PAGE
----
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Three teenagers with troubled families are unable to adjust at home and in high-school. Tempted with an easy, carefree life they soon pass from misdemeanors into serious crime - and will suffer for it. Sometimes, repentance comes too late.
Edward L. Cahn
Mary Ellen Kay
Crotchety old Mrs. Bransom hires a charming young man named Danny as a live-in companion. Less charmed by Danny is Mrs. Bransom's niece, Olivia, a repressed young woman who suspects Danny of foul play. When news of a local murder is revealed, Olivia suspects Danny. Although repulsed by the thought he may have committed the crime, Olivia also finds herself becoming increasingly attracted to him at the same time. Written by
Daniel Bubbeo <firstname.lastname@example.org>
"The Screen Guild Theater" broadcast a 30 minute radio adaptation of the movie on July 24, 1944 with Dame May Whitty reprising her film role. See more »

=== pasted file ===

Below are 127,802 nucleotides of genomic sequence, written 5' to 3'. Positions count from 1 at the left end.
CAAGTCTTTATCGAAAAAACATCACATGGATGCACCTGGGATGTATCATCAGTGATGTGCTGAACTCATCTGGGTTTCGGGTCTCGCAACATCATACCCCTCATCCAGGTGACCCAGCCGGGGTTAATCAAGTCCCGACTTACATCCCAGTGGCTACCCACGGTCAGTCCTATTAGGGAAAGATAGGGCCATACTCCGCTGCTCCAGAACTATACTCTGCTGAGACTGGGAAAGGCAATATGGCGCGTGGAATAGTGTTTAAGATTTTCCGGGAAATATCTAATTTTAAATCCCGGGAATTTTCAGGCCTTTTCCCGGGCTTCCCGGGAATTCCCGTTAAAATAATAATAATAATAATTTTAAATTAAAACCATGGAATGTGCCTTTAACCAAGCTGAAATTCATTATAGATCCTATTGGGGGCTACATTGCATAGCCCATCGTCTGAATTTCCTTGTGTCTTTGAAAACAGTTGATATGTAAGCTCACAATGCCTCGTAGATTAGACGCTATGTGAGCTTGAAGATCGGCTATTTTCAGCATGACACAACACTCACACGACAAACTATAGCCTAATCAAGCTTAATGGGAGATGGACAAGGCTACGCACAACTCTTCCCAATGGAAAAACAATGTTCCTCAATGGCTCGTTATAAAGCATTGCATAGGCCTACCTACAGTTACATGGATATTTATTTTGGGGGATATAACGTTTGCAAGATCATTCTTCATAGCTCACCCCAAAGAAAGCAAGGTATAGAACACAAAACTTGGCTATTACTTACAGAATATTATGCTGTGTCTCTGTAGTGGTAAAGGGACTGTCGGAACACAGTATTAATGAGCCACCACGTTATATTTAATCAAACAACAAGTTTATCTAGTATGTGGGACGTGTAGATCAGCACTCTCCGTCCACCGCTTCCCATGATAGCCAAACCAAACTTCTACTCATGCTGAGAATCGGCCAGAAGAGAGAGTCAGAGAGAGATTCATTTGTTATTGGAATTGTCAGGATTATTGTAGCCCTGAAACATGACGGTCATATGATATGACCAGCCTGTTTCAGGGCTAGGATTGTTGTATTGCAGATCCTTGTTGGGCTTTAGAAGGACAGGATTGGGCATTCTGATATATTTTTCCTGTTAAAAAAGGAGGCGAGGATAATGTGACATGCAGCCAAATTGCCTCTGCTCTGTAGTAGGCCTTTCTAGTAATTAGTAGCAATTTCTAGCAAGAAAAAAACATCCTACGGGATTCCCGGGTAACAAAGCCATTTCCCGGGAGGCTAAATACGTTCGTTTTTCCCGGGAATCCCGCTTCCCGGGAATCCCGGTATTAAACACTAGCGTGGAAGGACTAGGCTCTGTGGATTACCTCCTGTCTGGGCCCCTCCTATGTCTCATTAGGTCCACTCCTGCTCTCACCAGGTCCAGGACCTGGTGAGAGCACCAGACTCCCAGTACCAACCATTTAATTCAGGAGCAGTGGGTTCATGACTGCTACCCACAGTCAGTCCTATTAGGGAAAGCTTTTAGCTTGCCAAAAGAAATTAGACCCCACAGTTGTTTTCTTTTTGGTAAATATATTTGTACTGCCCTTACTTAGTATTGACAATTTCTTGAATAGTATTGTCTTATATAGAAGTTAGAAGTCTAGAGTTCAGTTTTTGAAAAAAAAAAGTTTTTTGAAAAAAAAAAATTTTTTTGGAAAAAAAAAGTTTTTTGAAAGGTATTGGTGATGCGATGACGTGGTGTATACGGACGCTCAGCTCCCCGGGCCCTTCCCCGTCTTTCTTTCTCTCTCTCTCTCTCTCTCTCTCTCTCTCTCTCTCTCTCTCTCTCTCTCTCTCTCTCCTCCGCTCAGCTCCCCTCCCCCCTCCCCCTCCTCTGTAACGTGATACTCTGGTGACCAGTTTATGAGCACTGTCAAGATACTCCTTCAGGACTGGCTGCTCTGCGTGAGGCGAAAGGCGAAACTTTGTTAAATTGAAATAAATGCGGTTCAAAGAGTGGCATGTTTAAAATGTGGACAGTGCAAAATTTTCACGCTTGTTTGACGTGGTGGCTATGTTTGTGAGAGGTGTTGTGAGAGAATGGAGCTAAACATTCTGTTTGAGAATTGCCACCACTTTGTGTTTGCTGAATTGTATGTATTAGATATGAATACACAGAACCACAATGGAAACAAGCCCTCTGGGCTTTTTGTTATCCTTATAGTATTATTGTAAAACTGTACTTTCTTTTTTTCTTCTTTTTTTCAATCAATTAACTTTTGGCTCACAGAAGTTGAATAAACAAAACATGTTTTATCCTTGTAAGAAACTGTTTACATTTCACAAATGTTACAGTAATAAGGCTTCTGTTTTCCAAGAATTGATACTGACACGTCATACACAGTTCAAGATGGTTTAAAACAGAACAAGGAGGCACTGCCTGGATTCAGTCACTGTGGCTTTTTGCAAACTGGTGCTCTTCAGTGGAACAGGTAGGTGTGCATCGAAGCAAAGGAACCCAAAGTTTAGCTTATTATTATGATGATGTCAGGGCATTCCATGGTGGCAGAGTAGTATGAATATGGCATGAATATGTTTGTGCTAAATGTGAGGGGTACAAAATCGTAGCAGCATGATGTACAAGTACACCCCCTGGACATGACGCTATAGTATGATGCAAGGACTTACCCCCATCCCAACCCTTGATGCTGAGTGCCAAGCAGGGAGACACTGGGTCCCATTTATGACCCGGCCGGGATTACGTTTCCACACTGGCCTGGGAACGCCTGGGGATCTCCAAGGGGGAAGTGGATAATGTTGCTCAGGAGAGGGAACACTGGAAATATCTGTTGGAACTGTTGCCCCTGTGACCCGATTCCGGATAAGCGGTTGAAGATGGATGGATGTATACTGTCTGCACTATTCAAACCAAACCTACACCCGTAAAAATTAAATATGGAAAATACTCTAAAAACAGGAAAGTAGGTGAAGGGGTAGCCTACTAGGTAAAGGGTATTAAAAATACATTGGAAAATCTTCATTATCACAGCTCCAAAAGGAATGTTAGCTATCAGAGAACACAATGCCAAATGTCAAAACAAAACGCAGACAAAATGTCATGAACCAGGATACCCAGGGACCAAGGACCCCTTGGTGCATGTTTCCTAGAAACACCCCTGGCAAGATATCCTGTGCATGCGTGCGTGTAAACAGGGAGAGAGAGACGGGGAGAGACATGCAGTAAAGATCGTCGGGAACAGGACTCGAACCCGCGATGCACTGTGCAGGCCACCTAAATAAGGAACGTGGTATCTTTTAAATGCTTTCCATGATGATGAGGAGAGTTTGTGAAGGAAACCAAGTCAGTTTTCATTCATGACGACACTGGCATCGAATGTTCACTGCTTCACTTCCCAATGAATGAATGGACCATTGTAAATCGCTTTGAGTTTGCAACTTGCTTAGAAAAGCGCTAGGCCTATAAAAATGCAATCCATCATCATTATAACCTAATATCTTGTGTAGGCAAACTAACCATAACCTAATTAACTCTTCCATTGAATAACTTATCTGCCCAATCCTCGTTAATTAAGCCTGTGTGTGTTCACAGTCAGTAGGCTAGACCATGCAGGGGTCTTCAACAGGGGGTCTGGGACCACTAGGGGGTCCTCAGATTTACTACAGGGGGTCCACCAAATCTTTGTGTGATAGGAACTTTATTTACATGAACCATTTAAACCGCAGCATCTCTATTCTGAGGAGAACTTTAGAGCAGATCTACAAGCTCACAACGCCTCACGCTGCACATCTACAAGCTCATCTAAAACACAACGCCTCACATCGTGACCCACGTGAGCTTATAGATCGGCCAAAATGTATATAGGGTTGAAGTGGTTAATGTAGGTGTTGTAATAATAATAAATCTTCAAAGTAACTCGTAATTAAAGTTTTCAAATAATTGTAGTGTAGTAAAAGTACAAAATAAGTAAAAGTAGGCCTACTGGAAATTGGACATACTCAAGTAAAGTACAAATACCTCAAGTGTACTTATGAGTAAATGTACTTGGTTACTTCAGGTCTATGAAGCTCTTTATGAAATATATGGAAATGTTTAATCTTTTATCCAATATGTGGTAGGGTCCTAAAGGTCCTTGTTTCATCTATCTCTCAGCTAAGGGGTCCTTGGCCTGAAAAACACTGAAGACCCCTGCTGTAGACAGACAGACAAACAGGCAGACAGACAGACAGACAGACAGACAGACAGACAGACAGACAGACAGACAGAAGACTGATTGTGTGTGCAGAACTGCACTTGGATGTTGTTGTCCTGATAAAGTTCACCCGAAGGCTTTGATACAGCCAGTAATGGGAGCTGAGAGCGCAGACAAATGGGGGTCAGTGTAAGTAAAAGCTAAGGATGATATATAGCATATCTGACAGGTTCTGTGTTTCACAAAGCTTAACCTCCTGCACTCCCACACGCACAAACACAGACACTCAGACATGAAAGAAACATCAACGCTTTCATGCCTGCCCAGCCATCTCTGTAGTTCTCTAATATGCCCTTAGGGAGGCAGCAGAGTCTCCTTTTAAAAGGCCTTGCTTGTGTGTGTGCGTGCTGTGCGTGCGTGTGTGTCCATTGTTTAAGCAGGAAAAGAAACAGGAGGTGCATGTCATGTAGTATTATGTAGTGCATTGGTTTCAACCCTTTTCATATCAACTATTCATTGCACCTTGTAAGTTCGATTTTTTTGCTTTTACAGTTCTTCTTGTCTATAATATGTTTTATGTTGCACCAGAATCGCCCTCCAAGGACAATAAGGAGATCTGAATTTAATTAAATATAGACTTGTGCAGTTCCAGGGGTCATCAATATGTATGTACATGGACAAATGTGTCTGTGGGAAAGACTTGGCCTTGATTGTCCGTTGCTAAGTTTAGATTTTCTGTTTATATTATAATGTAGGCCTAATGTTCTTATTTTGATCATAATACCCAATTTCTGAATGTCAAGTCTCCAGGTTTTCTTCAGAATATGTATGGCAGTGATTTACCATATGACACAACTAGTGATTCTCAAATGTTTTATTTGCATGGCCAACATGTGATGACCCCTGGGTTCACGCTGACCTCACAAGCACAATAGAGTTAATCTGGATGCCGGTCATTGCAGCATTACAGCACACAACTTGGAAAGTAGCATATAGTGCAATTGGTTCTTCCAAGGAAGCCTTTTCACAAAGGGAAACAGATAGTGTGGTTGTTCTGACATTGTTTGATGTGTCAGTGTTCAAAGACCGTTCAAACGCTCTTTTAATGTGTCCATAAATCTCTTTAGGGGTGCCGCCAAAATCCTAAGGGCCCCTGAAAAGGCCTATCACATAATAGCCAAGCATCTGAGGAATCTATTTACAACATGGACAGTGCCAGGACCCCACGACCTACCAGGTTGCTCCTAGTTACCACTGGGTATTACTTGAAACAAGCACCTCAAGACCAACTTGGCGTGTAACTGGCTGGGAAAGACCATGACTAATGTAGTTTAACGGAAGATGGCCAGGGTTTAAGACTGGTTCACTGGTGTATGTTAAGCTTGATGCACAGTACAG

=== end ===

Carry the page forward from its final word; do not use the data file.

In Mrs. Bramson's bedroom, Danny tucks in Mrs. Bramson and leaves, closing the bedroom door with an audible click. The next scene shows Danny outside the bedroom again closing the still-open door. See more »
A psychological thriller with few thrills but some fine acting.
Times sure have changed. In 1935, George M. Cohan wrote of the play "The best thrill play I ever saw - and I've seen 'em all. It takes you by the throat and leaves you gasping." Perhaps it's unfair to compare it with Psycho, the best thriller of all time, but the comparison is like black and white. The only thrills here is in the last 20 minutes or so, and they are mild. The movie opened up the one-set play a bit, which helped vary the surroundings, but it still felt like a filmed play. The two saving graces were in the performances of Oscar nominees Dame May Whitty and Robert Montgomery, both a pleasure to watch. Whitty dominates all the scenes she is in, and Montgomery plays his murderous sweetness to perfection. The movie is worth seeing for these two performers.
For those interested in credits, I had a hard time spotting Winifred Harris, who is billed tenth. But if you believe the second set of opening credits which specified the cast in order of appearance, she should have appeared before tour guide E.E. Clive. There must have been some scenes cut because she appeared last, and barely at that. She has no lines and was in the background.
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